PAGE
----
By Kerry Sanders, Tracy Connor and Kalhan Rosenblatt
TAMPA, Fla. — A Florida man walking to church to feed the homeless is believed to have become the fourth victim of a serial killer shooting people at random in Tampa.
Ronald Felton, 60, was fatally shot just blocks from a memorial honoring three people who were killed within days of one another last month in the neighborhood of Seminole Heights in Tampa.
A spokesman for the Tampa Police Department, Officer Steve Hegarty, said it is not known if the shooting is connected to the three murders in October, but said it will be treated as such until authorities can rule it out.
As police scoured the area for a suspect, residents were told to lock their doors and stay in place.
"We need folks to think about everything they heard last night and everything they saw this morning," Tampa Mayor Bob Buckhorn said during a news conference Tuesday morning. "We need to catch this killer before we have to notify one more family that their loved one is dead."
Felton, a father of three adult children, was on his way to feed the homeless at New Seasons Apostolic Church when he was shot, his brother James Felton told NBC News. James Felton said when his brother wasn't at his construction job, he spent every Tuesday and Thursday morning at the church.
Ronald Felton spoke to his twin brother, Reggie, on the phone Tuesday morning about half an hour before the shooting took place.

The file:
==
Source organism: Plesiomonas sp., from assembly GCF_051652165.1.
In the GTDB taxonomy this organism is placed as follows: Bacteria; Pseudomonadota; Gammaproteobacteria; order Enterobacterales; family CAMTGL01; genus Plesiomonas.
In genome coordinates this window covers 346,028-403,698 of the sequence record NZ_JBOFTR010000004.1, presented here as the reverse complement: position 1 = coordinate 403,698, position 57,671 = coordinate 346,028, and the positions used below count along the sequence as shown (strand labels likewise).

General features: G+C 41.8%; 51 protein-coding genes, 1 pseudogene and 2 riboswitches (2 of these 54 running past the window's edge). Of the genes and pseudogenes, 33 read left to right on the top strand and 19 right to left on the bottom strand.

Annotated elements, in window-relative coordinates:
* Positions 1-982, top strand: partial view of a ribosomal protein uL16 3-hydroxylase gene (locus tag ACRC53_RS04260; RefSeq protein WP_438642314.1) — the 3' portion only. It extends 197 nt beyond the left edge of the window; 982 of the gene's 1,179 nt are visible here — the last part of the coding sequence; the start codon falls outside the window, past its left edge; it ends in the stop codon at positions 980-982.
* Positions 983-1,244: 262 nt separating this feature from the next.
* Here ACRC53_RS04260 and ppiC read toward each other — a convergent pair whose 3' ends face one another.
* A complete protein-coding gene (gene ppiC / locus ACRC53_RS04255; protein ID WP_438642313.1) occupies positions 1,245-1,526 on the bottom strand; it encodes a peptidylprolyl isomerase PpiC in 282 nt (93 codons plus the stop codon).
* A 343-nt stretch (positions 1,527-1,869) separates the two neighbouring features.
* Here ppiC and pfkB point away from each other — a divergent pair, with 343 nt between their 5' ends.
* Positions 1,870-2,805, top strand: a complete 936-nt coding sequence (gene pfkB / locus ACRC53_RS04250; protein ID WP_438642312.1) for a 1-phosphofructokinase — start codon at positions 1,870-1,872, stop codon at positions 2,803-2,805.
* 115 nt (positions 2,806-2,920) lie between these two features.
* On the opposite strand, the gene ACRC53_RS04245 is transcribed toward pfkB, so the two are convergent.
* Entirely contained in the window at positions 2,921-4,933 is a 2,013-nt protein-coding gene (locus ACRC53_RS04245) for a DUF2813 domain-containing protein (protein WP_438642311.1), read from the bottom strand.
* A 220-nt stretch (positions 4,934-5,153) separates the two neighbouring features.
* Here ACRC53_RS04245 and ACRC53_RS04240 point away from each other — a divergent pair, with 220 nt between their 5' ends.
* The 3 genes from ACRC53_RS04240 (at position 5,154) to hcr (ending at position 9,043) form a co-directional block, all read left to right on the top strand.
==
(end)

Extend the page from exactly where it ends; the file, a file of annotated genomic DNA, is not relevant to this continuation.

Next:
James Felton, 59, said the people Ronald worked with at the church were already there, and "they heard four shots."
At approximately 5 a.m. Tuesday, police patrolling the area received a call of shots fired and were at the scene within a minute, police said.
“The neighborhood was already highly covered with police presence, so they were there in a matter of seconds," Stan Lassiter of the Seminole Heights Neighborhood Association said.
"They locked down the neighborhood immediately, and so they hope they have created a giant box around where shooter was and believe he is somewhere in there. They are hoping they have him boxed in and are going door to door combing the houses," Lassiter said.
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Ronald Felton's sister, Linda Cunningham, 63, said she had been closely following the killings on the news and broke down after learning her brother was one of the victims.
"I’ve been watching the serial killer news — watching, listening, praying — and for that to happen to my brother, to be shot four times at close range, that’s hard," Cunningham said.
Reggie Felton, 60, and Cunningham said they don't hate the person who shot their brother, but hope the person turns themselves in.
"I don’t hate him. He just didn’t have to take him like that," Reggie Felton said of the suspect.
The Tampa Police Department's interim chief, Brian Dugan, said that police believed the suspect was still in the neighborhood and that officers had knocked on approximately 1,900 doors in addition to deploying K-9 units and helicopter searches.
Dugan urged Tampa residents who own firearms to ensure they know where their guns are.